I have a lengthy plot, composed o several horizontal subplots organized into a column.

When I call fig.savefig('what.pdf'), the resulting output file shows all the plots crammed onto a single page.

Question: is there a way to tell savefig to save on any number (possibly automatically determined) of pdf pages?

I'd rather avoid multiple files and then os.system('merge ...'), if possible.


I haven't tried myself, but in the matplolib faq there are some instruction to save plots in pdf in several pages.

  • I'm working on this. It produces a pdf, but still only one. I need some time to figure it out but hey, it's six here so it's going to happen tomorrow :)
    – astabada
    Oct 17 '12 at 16:57
  • I just confirmed that the example code produced a three page document, with one figure in each page. Oct 17 '12 at 18:27
  • You have to break the plots into pages yourself and write the pages as shown in the example. There is no functionality in matplotlib to automatically paginate a series of subplots. Oct 18 '12 at 7:35
  • Yup, I had to split the plots into different "figure" instances, but I can manage that in my code.
    – astabada
    Oct 18 '12 at 8:30

I suspect that there is a more elegant way to do this, but one option is to use tempfiles or StringIO to avoid making traditional files on the system and then you can piece those together.

  • You can't just concatenate pdf files and expect the result to be a valid pdf file with the constituent pages. Oct 18 '12 at 7:33
  • No, nor did I mean to suggest you could, though I can see how it could be read that way. But there are a number of tools like pyPdf that let you stitch multiple PDF files together. Oct 18 '12 at 7:38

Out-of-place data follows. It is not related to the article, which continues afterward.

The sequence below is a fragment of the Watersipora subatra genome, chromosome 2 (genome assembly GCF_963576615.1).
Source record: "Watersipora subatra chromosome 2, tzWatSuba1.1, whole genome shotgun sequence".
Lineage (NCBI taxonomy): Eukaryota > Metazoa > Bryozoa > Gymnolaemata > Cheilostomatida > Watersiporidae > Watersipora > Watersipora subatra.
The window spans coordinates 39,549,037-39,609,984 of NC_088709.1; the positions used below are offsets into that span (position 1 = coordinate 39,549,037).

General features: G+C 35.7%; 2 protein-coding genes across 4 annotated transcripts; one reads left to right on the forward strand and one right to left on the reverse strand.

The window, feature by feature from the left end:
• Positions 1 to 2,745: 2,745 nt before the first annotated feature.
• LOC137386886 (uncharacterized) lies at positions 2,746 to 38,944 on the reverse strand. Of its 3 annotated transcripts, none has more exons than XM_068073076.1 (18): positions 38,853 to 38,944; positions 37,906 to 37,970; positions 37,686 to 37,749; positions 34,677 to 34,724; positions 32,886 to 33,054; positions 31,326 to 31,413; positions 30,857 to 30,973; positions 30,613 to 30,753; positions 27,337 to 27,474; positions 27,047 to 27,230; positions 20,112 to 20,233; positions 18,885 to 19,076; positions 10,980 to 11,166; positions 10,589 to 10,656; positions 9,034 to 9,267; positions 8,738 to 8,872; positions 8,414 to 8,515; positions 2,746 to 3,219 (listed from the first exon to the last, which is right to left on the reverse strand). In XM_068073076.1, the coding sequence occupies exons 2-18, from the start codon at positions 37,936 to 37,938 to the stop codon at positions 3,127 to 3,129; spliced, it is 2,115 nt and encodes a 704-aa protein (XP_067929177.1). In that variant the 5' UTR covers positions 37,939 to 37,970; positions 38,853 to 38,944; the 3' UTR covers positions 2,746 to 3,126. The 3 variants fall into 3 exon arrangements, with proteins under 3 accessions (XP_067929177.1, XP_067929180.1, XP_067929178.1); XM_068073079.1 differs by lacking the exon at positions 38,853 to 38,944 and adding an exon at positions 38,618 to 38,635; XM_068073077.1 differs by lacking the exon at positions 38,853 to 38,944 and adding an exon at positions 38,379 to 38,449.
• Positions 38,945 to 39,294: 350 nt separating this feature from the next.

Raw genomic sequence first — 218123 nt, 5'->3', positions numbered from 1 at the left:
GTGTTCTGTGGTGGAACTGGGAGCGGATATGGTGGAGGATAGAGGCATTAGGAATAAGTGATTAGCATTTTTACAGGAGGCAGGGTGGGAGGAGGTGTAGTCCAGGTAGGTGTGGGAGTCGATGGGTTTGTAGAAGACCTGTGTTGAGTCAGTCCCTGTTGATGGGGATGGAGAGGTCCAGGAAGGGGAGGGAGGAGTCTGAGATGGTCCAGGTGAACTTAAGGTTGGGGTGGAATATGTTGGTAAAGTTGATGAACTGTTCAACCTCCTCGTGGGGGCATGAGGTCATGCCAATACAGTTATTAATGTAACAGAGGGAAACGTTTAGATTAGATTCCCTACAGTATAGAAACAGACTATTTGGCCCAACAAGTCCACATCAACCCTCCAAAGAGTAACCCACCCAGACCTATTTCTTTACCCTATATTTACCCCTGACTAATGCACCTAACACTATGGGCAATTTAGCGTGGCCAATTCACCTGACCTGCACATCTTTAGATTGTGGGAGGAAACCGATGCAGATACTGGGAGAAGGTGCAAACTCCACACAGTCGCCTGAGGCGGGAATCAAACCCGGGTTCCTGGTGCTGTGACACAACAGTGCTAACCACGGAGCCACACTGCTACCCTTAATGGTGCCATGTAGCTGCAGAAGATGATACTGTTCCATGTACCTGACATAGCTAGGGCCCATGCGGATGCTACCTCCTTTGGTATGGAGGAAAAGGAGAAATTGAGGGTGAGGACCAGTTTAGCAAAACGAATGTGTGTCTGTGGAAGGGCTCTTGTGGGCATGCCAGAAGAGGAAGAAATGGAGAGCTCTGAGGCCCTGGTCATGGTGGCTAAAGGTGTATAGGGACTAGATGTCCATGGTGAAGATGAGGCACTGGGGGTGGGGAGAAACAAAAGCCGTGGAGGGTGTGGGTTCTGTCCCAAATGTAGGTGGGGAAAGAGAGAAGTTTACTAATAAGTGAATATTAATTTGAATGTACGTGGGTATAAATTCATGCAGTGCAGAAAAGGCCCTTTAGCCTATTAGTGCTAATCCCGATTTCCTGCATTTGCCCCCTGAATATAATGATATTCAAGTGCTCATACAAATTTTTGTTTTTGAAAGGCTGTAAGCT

• Yes, his answer came in after mine. I agree that he nailed it. I'm glad the mention of pyPdf helped. Oct 18 '12 at 16:21

I was wondering how to perform a similar thing. I have a set plots coming from different image files, which vary depending on the file. So the idea is, once I found a nice number of plots that can be plotted in a page, apply this for the files. Luckly, I found a solution suggested here: http://blog.marmakoide.org/?p=94. However it does not work correctly, since it only plots the first panel plots, leaving the rest of the panels empty. I modified it and here I include a working version for a (1XN) grid and the output plots.

import numpy

from matplotlib import pyplot as plot
from matplotlib.backends.backend_pdf import PdfPages

# Generate the data
data = numpy.random.randn(7, 1024)

# The PDF document
pdf_pages = PdfPages('histograms.pdf')

# Generate the pages
nb_plots = data.shape[0]
nb_plots_per_page = 5
nb_pages = int(numpy.ceil(nb_plots / float(nb_plots_per_page)))
grid_size = (nb_plots_per_page, 1)

for i, samples in enumerate(data):
  print i,i % nb_plots_per_page,samples
  # Create a figure instance (ie. a new page) if needed
  if i % nb_plots_per_page == 0:
    print 'Opening'
    fig = plot.figure(figsize=(8.27, 11.69), dpi=100)
  # Close the page if needed
  elif (i + 1) % nb_plots_per_page == 0 or (i + 1) == nb_plots:
    plot.subplot2grid(grid_size, (i % nb_plots_per_page, 0))
    plot.hist(samples, 32, normed=1, facecolor='#808080', alpha=0.75)

    print 'Closing'
    print i,samples
    # Plot stuffs !
  print i,samples
  plot.subplot2grid(grid_size, (i % nb_plots_per_page, 0))
  plot.hist(samples, 32, normed=1, facecolor='#808080', alpha=0.75)

# Write the PDF document to the disk
print 'histograms.pdf'



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